Today, the testimony of Defence expert witness Dr Antonel Olckers reached its conclusion, bringing an end to a week of gruelling cross-examination by the State.

Galloway again spent time cross-examining the witness on her experience. As we already know, her strength lies primarily in the academic and administrative aspects of forensic science.

“You still have very little‚ if any‚ experience in a forensic science laboratory,” she said.

Olckers strongly disagreed, shrugging off Galloway’s suggestion that she has very little practical experience in forensic lab work. Despite a career with limited lab time, the doctor’s experience in the field and impressive CV cannot be ignored.

And yet, testified on Lt. Col. Sharlene Otto’s scientific analysis, claiming the State’s DNA expert had taken in qualitative data over quantitative data.

The State prosecutor touched on the subject of cross-contamination with the witness. The question was posed to Olckers if there had “definitely” been any contamination of samples, expecting a yes-or-no answer. The expert in the stand was unable to provide a simplified answer (to the displeasure of Desai) and summarised in her own words “SOP’s had not been followed”.

Under re-examination, Advocate Matthys Combrink asked the witness why Marli’s DNA had not been found on the axe. Olckers again said that this is unexplainable, however, touch DNA from the sister of the accused was found on the object, which was almost certainly from a time in the past where she had handled it. The witness told the court that touch DNA does not have a timeline associated with it under forensic analysis therefore it’s impossible to tell when Marli had previously handled it.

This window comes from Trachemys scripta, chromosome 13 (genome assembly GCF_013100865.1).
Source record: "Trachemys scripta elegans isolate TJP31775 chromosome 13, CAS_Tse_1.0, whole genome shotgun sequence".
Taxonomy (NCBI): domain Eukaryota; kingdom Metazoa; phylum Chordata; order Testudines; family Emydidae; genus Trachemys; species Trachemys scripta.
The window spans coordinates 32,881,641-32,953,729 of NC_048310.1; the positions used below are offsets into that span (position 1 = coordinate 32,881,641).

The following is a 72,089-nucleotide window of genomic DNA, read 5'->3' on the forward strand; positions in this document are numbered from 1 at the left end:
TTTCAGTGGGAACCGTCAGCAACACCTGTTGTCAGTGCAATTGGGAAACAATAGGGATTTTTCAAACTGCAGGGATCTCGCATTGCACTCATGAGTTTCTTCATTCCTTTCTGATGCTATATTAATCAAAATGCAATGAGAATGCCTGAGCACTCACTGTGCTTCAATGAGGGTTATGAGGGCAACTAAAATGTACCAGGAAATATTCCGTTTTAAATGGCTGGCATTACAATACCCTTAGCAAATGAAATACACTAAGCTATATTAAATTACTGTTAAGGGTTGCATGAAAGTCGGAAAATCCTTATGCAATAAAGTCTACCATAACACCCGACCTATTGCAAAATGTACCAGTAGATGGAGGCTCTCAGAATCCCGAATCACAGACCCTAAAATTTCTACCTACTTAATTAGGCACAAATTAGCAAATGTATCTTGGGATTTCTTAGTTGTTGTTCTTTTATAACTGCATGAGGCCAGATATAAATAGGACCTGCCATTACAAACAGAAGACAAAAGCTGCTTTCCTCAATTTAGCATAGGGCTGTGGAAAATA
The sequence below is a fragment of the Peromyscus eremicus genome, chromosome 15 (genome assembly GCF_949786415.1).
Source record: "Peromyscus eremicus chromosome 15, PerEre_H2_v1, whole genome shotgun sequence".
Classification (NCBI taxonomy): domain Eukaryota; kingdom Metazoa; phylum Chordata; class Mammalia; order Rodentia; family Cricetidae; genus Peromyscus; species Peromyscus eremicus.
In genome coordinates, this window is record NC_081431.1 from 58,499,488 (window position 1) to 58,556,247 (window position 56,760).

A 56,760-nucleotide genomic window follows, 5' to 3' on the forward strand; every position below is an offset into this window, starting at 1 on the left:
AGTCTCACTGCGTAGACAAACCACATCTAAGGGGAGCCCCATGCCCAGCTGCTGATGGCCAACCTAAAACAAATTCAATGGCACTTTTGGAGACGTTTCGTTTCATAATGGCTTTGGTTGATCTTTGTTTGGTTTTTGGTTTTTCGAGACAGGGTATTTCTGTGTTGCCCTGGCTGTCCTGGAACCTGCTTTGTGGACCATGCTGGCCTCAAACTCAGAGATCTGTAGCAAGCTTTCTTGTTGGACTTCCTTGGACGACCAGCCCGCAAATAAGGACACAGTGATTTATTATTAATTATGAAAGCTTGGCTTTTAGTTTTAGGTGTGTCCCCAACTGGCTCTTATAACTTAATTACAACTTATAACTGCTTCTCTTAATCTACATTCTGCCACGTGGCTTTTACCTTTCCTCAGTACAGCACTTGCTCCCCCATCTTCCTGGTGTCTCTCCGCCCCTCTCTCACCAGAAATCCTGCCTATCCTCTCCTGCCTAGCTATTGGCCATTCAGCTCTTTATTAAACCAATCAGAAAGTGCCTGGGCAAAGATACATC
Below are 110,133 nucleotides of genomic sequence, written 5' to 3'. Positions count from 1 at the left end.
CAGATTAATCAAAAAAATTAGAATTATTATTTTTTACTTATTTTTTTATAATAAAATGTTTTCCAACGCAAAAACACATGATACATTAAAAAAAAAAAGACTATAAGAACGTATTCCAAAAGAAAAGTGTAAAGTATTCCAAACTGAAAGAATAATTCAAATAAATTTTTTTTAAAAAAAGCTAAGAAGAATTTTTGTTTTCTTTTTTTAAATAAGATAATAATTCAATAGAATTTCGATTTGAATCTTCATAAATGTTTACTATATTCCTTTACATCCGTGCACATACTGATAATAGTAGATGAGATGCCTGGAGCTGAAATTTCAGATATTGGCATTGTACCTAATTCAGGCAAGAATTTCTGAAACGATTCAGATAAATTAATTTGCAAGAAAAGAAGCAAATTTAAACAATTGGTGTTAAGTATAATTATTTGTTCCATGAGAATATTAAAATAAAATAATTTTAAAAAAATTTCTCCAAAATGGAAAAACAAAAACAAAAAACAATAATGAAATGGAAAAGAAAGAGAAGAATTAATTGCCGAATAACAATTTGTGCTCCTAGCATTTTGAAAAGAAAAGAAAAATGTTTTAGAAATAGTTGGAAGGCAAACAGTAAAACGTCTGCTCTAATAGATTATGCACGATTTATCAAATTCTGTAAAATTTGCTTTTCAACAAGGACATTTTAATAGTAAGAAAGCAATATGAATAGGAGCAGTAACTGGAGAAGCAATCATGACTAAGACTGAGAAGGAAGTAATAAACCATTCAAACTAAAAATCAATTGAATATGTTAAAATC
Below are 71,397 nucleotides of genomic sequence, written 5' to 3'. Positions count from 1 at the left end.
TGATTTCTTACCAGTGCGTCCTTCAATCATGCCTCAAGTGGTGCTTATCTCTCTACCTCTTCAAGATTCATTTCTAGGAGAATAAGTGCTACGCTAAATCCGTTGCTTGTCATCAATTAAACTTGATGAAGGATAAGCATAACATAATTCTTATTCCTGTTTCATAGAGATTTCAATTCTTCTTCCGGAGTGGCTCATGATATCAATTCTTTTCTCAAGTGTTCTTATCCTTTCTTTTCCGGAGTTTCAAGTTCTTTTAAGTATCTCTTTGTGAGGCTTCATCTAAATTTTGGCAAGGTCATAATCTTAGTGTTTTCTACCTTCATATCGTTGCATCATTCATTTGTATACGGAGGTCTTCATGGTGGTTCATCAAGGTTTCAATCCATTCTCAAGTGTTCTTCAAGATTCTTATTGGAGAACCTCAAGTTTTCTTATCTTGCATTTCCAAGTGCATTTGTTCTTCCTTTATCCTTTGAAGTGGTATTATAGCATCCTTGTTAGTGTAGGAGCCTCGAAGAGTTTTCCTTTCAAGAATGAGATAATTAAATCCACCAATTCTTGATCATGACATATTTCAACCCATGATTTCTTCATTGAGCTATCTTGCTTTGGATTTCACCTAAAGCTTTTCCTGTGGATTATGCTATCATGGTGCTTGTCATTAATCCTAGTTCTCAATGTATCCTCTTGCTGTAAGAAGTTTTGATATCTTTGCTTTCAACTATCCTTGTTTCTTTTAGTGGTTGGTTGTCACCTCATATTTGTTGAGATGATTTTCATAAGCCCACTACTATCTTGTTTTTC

Numerous references were also made to a case dating back to 2004, The State vs. Orrie, where Olckers had previously consulted in her capacity as a forensic expert – and not as a witness – for the Defence team who represented the now-convicted Orrie brothers. Advocate Susan Galloway told the court how the judge in that case had reprimanded the forensic expert, saying that ten court days had been wasted, as she had reached an “extraordinarily far-reaching conclusion” based on her findings, which he added was not the actual “accuracy of the DNA tests”.

On Monday, 13th October, we’ll be introduced to the next witness to testify for the Defence, a neurologist based in Kwa-Zulu Natal named Dr Michael Denis Du-Trevou. Follow us on Twitter for live updates when the van Breda murder trial resumes.

Photography K-leigh Siebritz / HM Images

Article written by

Justin Williams

Justin Williams is a born-and-bred Capetonian with a flair for writing. His icons include the late South African authors Lawrence Green, Eric Rosenthal and T.V. Bulpin, literary figures who continuously inspire him to cover the avenues of lifestyle, travel and nature in a local context. When Justin's not covering a story, he can be found in the mountains - he's a renowned wild food forager and is currently learning herbalism.